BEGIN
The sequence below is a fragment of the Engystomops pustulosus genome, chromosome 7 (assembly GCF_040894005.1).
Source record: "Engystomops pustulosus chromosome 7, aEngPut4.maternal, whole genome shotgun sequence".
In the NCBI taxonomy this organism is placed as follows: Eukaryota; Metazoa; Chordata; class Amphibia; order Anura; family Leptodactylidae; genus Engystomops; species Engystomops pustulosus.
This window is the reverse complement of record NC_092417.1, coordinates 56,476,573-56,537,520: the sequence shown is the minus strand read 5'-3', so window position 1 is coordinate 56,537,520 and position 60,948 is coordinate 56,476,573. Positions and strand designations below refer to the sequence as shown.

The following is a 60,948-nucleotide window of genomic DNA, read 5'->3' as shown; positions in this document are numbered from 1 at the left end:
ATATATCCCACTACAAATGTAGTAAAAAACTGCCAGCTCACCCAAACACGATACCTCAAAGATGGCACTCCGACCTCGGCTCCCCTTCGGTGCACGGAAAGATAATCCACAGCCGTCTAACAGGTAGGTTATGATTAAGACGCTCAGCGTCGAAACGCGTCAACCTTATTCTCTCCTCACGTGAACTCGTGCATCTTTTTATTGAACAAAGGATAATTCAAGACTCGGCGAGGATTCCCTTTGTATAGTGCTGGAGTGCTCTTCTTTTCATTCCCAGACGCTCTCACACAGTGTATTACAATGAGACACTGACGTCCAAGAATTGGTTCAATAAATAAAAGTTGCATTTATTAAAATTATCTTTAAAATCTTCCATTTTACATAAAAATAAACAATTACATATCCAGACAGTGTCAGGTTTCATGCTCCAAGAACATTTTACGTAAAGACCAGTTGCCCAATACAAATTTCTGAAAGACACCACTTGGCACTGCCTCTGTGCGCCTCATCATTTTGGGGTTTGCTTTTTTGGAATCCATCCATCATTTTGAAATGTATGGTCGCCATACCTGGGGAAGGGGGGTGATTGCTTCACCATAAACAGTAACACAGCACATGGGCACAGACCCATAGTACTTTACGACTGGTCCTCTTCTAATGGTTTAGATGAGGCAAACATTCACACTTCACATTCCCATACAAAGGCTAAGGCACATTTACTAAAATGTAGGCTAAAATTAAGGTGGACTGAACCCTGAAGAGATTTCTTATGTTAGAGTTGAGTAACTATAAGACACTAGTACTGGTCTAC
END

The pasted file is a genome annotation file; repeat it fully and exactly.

The sequence below is a fragment of the Engystomops pustulosus genome, chromosome 7 (assembly GCF_040894005.1).
Source record: "Engystomops pustulosus chromosome 7, aEngPut4.maternal, whole genome shotgun sequence".
In the NCBI taxonomy this organism is placed as follows: Eukaryota; Metazoa; Chordata; class Amphibia; order Anura; family Leptodactylidae; genus Engystomops; species Engystomops pustulosus.
This window is the reverse complement of record NC_092417.1, coordinates 56,476,573-56,537,520: the sequence shown is the minus strand read 5'-3', so window position 1 is coordinate 56,537,520 and position 60,948 is coordinate 56,476,573. Positions and strand designations below refer to the sequence as shown.

The following is a 60,948-nucleotide window of genomic DNA, read 5'->3' as shown; positions in this document are numbered from 1 at the left end:
ATATATCCCACTACAAATGTAGTAAAAAACTGCCAGCTCACCCAAACACGATACCTCAAAGATGGCACTCCGACCTCGGCTCCCCTTCGGTGCACGGAAAGATAATCCACAGCCGTCTAACAGGTAGGTTATGATTAAGACGCTCAGCGTCGAAACGCGTCAACCTTATTCTCTCCTCACGTGAACTCGTGCATCTTTTTATTGAACAAAGGATAATTCAAGACTCGGCGAGGATTCCCTTTGTATAGTGCTGGAGTGCTCTTCTTTTCATTCCCAGACGCTCTCACACAGTGTATTACAATGAGACACTGACGTCCAAGAATTGGTTCAATAAATAAAAGTTGCATTTATTAAAATTATCTTTAAAATCTTCCATTTTACATAAAAATAAACAATTACATATCCAGACAGTGTCAGGTTTCATGCTCCAAGAACATTTTACGTAAAGACCAGTTGCCCAATACAAATTTCTGAAAGACACCACTTGGCACTGCCTCTGTGCGCCTCATCATTTTGGGGTTTGCTTTTTTGGAATCCATCCATCATTTTGAAATGTATGGTCGCCATACCTGGGGAAGGGGGGTGATTGCTTCACCATAAACAGTAACACAGCACATGGGCACAGACCCATAGTACTTTACGACTGGTCCTCTTCTAATGGTTTAGATGAGGCAAACATTCACACTTCACATTCCCATACAAAGGCTAAGGCACATTTACTAAAATGTAGGCTAAAATTAAGGTGGACTGAACCCTGAAGAGATTTCTTATGTTAGAGTTGAGTAACTATAAGACACTAGTACTGGTCTAC